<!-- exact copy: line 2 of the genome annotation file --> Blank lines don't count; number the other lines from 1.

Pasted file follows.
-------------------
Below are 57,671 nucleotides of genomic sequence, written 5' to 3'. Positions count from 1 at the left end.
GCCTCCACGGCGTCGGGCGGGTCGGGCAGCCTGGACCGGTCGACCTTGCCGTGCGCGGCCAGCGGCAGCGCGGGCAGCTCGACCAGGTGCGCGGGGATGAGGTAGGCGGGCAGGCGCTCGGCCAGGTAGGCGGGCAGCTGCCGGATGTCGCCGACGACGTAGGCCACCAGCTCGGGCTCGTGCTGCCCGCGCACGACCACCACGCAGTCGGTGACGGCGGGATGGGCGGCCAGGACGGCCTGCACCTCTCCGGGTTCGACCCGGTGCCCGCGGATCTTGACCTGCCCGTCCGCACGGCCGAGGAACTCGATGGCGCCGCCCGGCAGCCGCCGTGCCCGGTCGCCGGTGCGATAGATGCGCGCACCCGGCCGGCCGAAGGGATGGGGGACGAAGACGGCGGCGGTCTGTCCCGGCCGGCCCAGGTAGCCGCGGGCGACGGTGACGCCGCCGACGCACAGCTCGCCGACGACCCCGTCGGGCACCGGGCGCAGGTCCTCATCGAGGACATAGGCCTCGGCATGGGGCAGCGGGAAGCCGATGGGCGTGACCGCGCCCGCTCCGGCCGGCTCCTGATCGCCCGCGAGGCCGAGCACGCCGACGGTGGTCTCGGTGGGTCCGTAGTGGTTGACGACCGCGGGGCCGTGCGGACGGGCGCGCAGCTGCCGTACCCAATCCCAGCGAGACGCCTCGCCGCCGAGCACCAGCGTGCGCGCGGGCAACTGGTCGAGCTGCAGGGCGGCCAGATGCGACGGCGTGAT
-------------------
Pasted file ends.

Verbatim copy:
GCCTCCACGGCGTCGGGCGGGTCGGGCAGCCTGGACCGGTCGACCTTGCCGTGCGCGGCCAGCGGCAGCGCGGGCAGCTCGACCAGGTGCGCGGGGATGAGGTAGGCGGGCAGGCGCTCGGCCAGGTAGGCGGGCAGCTGCCGGATGTCGCCGACGACGTAGGCCACCAGCTCGGGCTCGTGCTGCCCGCGCACGACCACCACGCAGTCGGTGACGGCGGGATGGGCGGCCAGGACGGCCTGCACCTCTCCGGGTTCGACCCGGTGCCCGCGGATCTTGACCTGCCCGTCCGCACGGCCGAGGAACTCGATGGCGCCGCCCGGCAGCCGCCGTGCCCGGTCGCCGGTGCGATAGATGCGCGCACCCGGCCGGCCGAAGGGATGGGGGACGAAGACGGCGGCGGTCTGTCCCGGCCGGCCCAGGTAGCCGCGGGCGACGGTGACGCCGCCGACGCACAGCTCGCCGACGACCCCGTCGGGCACCGGGCGCAGGTCCTCATCGAGGACATAGGCCTCGGCATGGGGCAGCGGGAAGCCGATGGGCGTGACCGCGCCCGCTCCGGCCGGCTCCTGATCGCCCGCGAGGCCGAGCACGCCGACGGTGGTCTCGGTGGGTCCGTAGTGGTTGACGACCGCGGGGCCGTGCGGACGGGCGCGCAGCTGCCGTACCCAATCCCAGCGAGACGCCTCGCCGCCGAGCACCAGCGTGCGCGCGGGCAACTGGTCGAGCTGCAGGGCGGCCAGATGCGACGGCGTGAT